No! Artificial intelligence cannot do jobs at the moment, only certain tasks. In most boring office jobs, it can make complex tasks easier. Usually a human points and the chatbot listens, but in some cases that involve typing, chatbots can do up to 90% of the work, then that particular human will no longer be needed. This is the situation at the moment. In the future, of course, there may be different scenarios.

Using the chatbots, who is the author of the work? And what about ethics?

The answer about the author is easy – if we are talking about scientific publications, the chatbot will not be the author, because it can’t take responsibility.

Ethics, on the other hand, is more difficult to answer. Chatbots can help, for example, people who are not so good at English or who are not so fluent but who are good scientists, resulting in better publications. On the other hand, writing complex texts and publications is what a scientist should be good at. If this process is replaced by a chatbot, it is unfair to the scientists who do it themselves. It is definitely a balance that needs to be struck.

Institute of Electronics and Computer Science drawn by AI

There have also been concerns about the information used to train the chatbots, which may have been proprietary. This has been denied by the developers of the chatbots.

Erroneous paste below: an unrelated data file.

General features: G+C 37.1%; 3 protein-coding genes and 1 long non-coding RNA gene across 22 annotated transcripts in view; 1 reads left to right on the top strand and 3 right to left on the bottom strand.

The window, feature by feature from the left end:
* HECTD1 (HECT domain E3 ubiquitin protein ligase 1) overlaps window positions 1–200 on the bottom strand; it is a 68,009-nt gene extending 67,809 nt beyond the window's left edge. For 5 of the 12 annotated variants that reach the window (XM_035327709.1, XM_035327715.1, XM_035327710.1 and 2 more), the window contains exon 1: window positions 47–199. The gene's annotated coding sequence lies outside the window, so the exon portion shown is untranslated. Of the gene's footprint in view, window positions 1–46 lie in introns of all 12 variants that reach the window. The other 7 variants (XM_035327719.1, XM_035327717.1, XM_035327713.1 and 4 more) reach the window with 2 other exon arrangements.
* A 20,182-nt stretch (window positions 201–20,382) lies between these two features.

I myself have used a chatbot, for example in writing reports. In this case, there is practically no novelty, it is standard text that is repeated from time to time. There are no ethical problems in such cases. I have also used it in one publication, and the reference to the chatbot appears not in the list of authors, but in the acknowledgements.

What about the security of the data we ourselves provide to the chatbots?

We hope, of course, that this information will not be disseminated, but we can never be sure. No company can be sure that your data will not be leaked by an employee or an external threat. It is a risk and it would be inadvisable to put sensitive information out there.

Where can people find out more information about chatbots? What would you recommend?

You can ask the chatbot itself. I recommend following technology news on social networks, Reddit. In the paid version of ChatGPT you can install various plugins, for example on scientific publications. Other plugins will help you plan your trips.

If you want a text produced in your writing style, you first need to give samples of your text before you can start asking. You need to know how to use the modules correctly, which is why you need to read up on how to use chatbots to improve your productivity.

For further reading*

The most valuable examples of professional uses

Awesome ChatGPT Prompts:

Twitter thread: Examples of ChatGPT being used in professional work:

Opinion articles and scientific papers

Nature editorial: Could AI help you to write your next paper?

Stack Exchange: Is it OK to generate parts of a research paper using a large language model such as ChatGPT?

A critical research paper on the problems of big language models (GPT, etc.):

On the Dangers of Stochastic Parrots: Can Language Models Be Too Big?

*Based on A. Elsts article “Artificial Intelligence Chatbots – a Tool for Scientists?”

Interviewed by Sanda Roze.